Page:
Wednesday, October 22, 2008

Pt. 10 Graveyards

It may seem a little 'Goth,' but we spent a little time in Berlin's cemeteries. There was a reason, of course-Berlin is the home of Bertolt Brecht.

Who had what seemed an appropriate grave-

But it was the graveyard that had been partially uprooted for the split between East and West Germany where, between the amusing one upmanship between secret and super secret or really secret or whatever advisers to royalty (my host has tried to explain the difficulty in translation, but it is not nearly as amusing as the grave stones that differentiate between secret and really secret advisers), came probably one of the more sobering things.

All throughout Berlin you can see the odd unrestored building riddled with bullet holes. I've spent my life where no war has scarred the landscape, war is an abstract to me. But what really hit me was walking through the graveyard.

Many of the tombstones were damaged and covered with bullet holes. Of course, I cannot imagine war, nor do I have much of a desire to. But that-this was the last gasp of the war for Germany, a street by street fight with a Soviet army that wasn't going to go easy. How horrifying, how morbid, to have this last stand among the graves. Some of the tombstones taught the military service of the person buried there or their children.

Afterward I became more aware of the stories of the bullet pock marks-imagining the sniper that must have held up on Museum Island that attracted the small group of bullet holes.

What made it worse was the graveyard had to be partially uprooted for the Berlin Wall to be made, a section of which was still up.

Actually, a great deal of it was still up, now used simply as the cemetery wall.

Which is I guess where all those authentic pieces bought by tourists are supposed to be coming from...

Thursday, October 09, 2008

Pt. 9 "The Garage"

I have to finish these posts, I'm starting to forget the name of this place. Whatever its name, it was awesome. Essentially a classic car showroom and storage facility for collectible cars, it was also open to the general public to wander in and out of to do the ultimate window shopping.

The cars on tap ranged from a 'lowly' Fiat 500-

to F1 boss Bernie Eccelstone's personal Thunderbird-

to this Audi...I gotta be honest, I have no idea what it is beyond Audi...

Two Enzos where on tap as well and it didn't occour to me to photograph them. That's how cool the cars were.

While no split windows, there were some Buses (or 'Bullis') there as well. The best thing about this one?

You could rent it. I spent a long time trying to come up with a reason we needed to rent a crane.
Eastern block cars were available as well-naturally the Trabant-

(Two fun side notes on the Trabant-first is that there is a Berlin tour that is conducted by a caravan of puttering Trabants, which I didn't take but did witness. The second was the explanation for what was going on on the back deck here-

It turns out, the roadside stop is really more of an American thing-in Europe at least for a while, once you were out of town, you were on your own. So it was common to bring along your own toilet paper, which modest people would knit cozies for... My host informed me that while a touch unnecessary now, it's still common for older people to have the little TP cozy in the back.)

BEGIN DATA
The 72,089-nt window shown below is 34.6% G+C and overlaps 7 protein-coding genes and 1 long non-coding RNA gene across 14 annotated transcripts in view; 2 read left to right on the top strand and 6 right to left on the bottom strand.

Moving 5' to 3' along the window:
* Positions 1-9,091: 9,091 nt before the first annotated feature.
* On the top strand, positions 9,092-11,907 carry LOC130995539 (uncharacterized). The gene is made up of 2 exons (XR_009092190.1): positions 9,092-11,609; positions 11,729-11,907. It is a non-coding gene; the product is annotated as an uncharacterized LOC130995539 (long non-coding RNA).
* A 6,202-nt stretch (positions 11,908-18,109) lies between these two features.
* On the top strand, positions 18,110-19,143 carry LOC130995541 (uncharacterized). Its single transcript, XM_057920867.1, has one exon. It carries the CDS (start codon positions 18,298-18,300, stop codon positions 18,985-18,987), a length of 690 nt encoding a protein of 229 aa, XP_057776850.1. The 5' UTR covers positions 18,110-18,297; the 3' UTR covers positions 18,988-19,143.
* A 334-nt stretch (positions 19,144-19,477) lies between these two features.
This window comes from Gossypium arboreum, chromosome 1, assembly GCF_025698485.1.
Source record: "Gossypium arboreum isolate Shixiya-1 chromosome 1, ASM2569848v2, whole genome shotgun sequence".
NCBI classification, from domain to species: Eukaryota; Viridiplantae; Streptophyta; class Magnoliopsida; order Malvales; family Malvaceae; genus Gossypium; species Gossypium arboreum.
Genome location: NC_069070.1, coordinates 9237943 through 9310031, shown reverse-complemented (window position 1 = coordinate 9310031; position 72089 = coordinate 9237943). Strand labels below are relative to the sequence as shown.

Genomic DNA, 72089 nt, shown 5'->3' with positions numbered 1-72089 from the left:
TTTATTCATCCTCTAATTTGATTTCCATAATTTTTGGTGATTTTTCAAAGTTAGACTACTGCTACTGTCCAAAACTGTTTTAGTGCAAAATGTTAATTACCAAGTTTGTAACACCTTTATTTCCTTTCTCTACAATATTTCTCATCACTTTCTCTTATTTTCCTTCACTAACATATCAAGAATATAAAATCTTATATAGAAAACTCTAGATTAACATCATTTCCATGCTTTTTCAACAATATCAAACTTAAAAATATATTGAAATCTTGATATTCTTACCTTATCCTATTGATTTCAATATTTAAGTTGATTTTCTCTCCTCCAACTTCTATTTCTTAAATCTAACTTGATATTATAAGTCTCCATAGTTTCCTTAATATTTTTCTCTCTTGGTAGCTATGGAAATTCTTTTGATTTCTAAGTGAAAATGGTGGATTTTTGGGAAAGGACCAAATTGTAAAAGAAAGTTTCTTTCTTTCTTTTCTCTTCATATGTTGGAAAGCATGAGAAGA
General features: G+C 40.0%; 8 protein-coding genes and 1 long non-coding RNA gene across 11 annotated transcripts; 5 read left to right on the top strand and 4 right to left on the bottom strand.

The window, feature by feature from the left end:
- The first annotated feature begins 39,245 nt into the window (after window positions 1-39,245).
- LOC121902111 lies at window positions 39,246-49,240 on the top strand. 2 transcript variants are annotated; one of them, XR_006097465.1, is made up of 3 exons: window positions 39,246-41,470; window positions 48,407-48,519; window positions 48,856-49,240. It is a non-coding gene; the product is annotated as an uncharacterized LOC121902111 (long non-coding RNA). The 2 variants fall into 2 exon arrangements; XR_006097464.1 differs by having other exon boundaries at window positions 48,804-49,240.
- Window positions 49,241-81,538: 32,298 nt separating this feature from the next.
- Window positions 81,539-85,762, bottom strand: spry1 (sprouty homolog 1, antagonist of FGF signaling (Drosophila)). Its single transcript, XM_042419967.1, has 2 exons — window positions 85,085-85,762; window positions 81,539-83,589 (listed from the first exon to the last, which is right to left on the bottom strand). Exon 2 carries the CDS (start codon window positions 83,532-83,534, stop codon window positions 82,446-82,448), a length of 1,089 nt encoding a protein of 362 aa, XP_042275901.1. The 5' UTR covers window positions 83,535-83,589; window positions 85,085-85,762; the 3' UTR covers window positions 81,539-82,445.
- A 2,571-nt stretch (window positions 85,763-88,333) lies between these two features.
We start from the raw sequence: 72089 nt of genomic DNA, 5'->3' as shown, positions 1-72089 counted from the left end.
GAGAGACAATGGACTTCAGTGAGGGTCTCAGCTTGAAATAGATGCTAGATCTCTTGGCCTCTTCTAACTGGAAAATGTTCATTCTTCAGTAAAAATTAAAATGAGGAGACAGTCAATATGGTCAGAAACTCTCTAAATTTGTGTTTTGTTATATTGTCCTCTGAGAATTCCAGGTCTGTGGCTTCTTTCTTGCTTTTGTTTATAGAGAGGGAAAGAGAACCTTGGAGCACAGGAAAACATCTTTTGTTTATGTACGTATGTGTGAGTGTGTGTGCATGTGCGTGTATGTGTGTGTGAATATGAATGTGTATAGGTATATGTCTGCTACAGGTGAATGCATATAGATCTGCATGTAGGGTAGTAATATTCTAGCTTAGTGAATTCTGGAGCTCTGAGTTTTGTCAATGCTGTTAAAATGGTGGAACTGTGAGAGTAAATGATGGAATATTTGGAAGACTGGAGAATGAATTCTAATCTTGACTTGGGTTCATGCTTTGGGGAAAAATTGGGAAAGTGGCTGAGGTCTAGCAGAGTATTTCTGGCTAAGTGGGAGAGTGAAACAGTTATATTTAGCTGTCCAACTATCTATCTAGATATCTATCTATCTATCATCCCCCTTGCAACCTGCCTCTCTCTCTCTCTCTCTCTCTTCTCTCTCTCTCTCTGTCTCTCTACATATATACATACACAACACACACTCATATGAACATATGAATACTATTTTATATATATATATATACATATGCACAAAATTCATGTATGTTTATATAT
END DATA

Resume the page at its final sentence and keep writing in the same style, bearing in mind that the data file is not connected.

There was also a Czech Tatra-

Not the cool 'Batmobile' style with the giant fin, but still cool. Also available for rent.
In the wild we spotted one of these-

Which was your alternative to the Trabant if you were an East German. (that's the new Fiat 500 in the background there, which seemed about as popular as the new Mini is here)
This seemed like the most functional of hood ornaments-

-except I imagine hard to read when in use.

The floor had silhouettes of famous racing circuits including the Indianapolis Motor Speedway, Daytona, Le Mans, and of course-

Avus. Which is also part of the Autobahn that still serves Berlin. And I totally drove on it. Awesome.

Wednesday, October 01, 2008

Pt. 8 Museum Island, or 'No autofocus!'

In the center of Mitte (which itself means 'middle' or something like it) there is an island with a collection of museums, the center piece of which is the Pergamon Museum which contains the Pergamon altar and the Ishtar gate. On display there was a massive Babylon exhibit divided into 'myths' and 'reality.' There were no photographs allowed, so I don't know where this came from.

By this time we had been to enough museums to decide to do away with the audio tour. We had been dragging these clumsy bastards around to only listen to maybe three tracks that more or less just repeated what was on the wall next to the display. Rather than jostle with the crowd for a cumbersome device to do our reading for us, we jumped ahead to the exhibit. (besides, we had an all museum pass, so there was no dallying...)

The result was on of the most surreal experiences of the trip. Among all the glass enclosed antiquity, massive throngs of museum goers shuffled around occasionally gathering in semi-circles to stare silently at displays. When the signal in their ears told them, they would shuffle off in small groups to stand in silence in another semi-circle around another display.